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Walter Owen Bentley, known primarily as W.O., began his career as a British railway engineering apprentice with a penchant for racing motorcycles. In 1912, Bentley and his brother H.M. formed a company named Bentley and Bentley to sell French DFP cars. Unsatisfied with the car’s performance, W.O. employed aluminum, then a revolutionary material, to redesign their pistons, and soon broke several records on the race track. These lightweight pistons were to become one of the secret ingredients of Bentley’s future success, but the advent of the Great War delayed his plans. Accepting a government commission to power the Sopwith Camel, Bentley design two aircraft engines, which were credited with Allied dominance of the sky. In his later years, Bentley would admit that no other accomplishment had given him greater pride.
The roaring twenties was Bentley’s decade of glory and great adventure, and the earsplitting roar of his cars became synonymous with the devil-may-care attitude of that time. After the war, W.O. founded his own company, Bentley Motors, to live his dream of building a car that would satisfy his own expectations. Produced to compete with Bentley’s arch-rival, Rolls Royce, the 8-liter was introduced to the public at the London Motor Show of 1930, and was heralded as one of the finest automobiles ever. Sadly, W.O.’s business acumen wasn’t on par with his engineering abilities, and he would only produce 100 8-liters before bankruptcy forced him to sell his company to Rolls Royce. According to legend, Rolls was so afraid of the Bentley 8-liter engine’s superiority to their own, they broke up its molds.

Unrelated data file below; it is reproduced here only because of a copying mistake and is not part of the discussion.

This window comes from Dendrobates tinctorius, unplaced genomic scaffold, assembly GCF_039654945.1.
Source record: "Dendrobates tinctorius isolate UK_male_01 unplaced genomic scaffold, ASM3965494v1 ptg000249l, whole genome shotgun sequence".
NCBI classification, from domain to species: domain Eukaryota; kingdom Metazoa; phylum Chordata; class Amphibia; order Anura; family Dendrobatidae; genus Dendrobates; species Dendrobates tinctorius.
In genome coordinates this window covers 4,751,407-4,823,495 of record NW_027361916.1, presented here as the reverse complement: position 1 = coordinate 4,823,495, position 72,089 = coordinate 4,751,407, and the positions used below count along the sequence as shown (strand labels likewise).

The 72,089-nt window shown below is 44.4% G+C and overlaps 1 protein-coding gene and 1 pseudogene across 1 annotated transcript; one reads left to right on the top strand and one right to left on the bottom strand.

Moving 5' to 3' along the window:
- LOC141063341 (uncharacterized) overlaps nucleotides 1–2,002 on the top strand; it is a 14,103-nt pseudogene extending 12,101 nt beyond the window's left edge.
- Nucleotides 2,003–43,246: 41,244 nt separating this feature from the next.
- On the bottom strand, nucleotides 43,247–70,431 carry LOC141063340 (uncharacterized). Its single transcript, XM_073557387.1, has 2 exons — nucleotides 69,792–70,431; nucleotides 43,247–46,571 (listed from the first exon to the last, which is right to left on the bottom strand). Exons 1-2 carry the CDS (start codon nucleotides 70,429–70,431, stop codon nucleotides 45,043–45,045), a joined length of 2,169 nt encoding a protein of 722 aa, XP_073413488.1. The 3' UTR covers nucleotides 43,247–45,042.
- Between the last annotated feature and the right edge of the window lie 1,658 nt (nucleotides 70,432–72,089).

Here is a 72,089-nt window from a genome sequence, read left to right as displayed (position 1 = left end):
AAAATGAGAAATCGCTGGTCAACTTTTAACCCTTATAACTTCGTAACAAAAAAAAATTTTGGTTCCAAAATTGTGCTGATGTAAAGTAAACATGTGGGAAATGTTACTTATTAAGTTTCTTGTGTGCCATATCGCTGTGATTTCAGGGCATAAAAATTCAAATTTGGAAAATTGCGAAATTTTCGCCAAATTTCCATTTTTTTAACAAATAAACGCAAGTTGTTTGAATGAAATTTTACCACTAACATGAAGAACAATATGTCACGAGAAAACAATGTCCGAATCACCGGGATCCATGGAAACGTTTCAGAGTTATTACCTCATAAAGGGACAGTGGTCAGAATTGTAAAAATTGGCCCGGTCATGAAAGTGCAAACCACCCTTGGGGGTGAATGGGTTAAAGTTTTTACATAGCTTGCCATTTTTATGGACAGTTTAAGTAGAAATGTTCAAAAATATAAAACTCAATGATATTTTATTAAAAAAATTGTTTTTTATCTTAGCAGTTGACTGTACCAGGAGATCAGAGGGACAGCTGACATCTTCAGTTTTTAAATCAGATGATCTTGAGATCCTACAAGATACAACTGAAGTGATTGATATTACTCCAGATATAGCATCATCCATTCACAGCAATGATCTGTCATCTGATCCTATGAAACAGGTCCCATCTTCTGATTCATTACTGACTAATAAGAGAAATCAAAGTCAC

After tracking down five 8-liter Bentley motors, Jay decided to build his very own British hot rod, in the spirit of W.O.’s Bentley Boys. He took the smallest 3-liter chassis he could find, and stuffed the mighty 8-liter engine into it, adding twin turbo chargers. In order to keep this antique roadworthy, Jay updated the filtration system, added a secondary radiator, and switched out the Bentley’s cable brakes for hydraulics. Now, Jay claims the car is about as fast as a brand new stock Corvette C6. Maybe that’s because this 3-liter’s original Wyman body, made of wood, rubber and leatherette fabric is so incredibly lightweight that Jay can lift the whole thing by himself.